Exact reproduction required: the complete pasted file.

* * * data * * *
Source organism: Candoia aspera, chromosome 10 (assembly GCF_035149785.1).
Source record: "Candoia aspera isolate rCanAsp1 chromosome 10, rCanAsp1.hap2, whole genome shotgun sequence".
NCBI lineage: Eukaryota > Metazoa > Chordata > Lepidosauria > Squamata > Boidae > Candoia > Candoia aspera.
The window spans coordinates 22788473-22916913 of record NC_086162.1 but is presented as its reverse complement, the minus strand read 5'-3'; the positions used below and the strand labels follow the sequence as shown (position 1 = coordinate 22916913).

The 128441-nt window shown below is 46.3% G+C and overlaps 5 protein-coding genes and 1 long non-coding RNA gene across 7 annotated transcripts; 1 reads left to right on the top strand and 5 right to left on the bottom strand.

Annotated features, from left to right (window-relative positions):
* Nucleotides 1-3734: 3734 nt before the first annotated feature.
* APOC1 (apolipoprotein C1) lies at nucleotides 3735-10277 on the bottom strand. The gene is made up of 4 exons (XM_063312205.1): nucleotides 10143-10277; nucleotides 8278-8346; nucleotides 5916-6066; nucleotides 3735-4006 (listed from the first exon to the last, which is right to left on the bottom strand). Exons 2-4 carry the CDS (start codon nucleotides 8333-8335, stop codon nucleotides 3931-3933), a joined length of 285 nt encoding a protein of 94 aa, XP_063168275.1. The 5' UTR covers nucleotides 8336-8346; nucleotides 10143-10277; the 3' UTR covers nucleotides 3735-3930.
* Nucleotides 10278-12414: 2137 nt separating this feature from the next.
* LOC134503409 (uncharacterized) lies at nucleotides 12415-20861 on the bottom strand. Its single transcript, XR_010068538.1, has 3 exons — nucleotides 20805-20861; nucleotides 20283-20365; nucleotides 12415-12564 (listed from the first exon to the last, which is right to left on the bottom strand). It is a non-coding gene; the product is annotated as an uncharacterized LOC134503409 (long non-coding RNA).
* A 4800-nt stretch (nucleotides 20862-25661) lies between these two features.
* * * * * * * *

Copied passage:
Source organism: Candoia aspera, chromosome 10 (assembly GCF_035149785.1).
Source record: "Candoia aspera isolate rCanAsp1 chromosome 10, rCanAsp1.hap2, whole genome shotgun sequence".
NCBI lineage: Eukaryota > Metazoa > Chordata > Lepidosauria > Squamata > Boidae > Candoia > Candoia aspera.
The window spans coordinates 22788473-22916913 of record NC_086162.1 but is presented as its reverse complement, the minus strand read 5'-3'; the positions used below and the strand labels follow the sequence as shown (position 1 = coordinate 22916913).

The 128441-nt window shown below is 46.3% G+C and overlaps 5 protein-coding genes and 1 long non-coding RNA gene across 7 annotated transcripts; 1 reads left to right on the top strand and 5 right to left on the bottom strand.

Annotated features, from left to right (window-relative positions):
* Nucleotides 1-3734: 3734 nt before the first annotated feature.
* APOC1 (apolipoprotein C1) lies at nucleotides 3735-10277 on the bottom strand. The gene is made up of 4 exons (XM_063312205.1): nucleotides 10143-10277; nucleotides 8278-8346; nucleotides 5916-6066; nucleotides 3735-4006 (listed from the first exon to the last, which is right to left on the bottom strand). Exons 2-4 carry the CDS (start codon nucleotides 8333-8335, stop codon nucleotides 3931-3933), a joined length of 285 nt encoding a protein of 94 aa, XP_063168275.1. The 5' UTR covers nucleotides 8336-8346; nucleotides 10143-10277; the 3' UTR covers nucleotides 3735-3930.
* Nucleotides 10278-12414: 2137 nt separating this feature from the next.
* LOC134503409 (uncharacterized) lies at nucleotides 12415-20861 on the bottom strand. Its single transcript, XR_010068538.1, has 3 exons — nucleotides 20805-20861; nucleotides 20283-20365; nucleotides 12415-12564 (listed from the first exon to the last, which is right to left on the bottom strand). It is a non-coding gene; the product is annotated as an uncharacterized LOC134503409 (long non-coding RNA).
* A 4800-nt stretch (nucleotides 20862-25661) lies between these two features.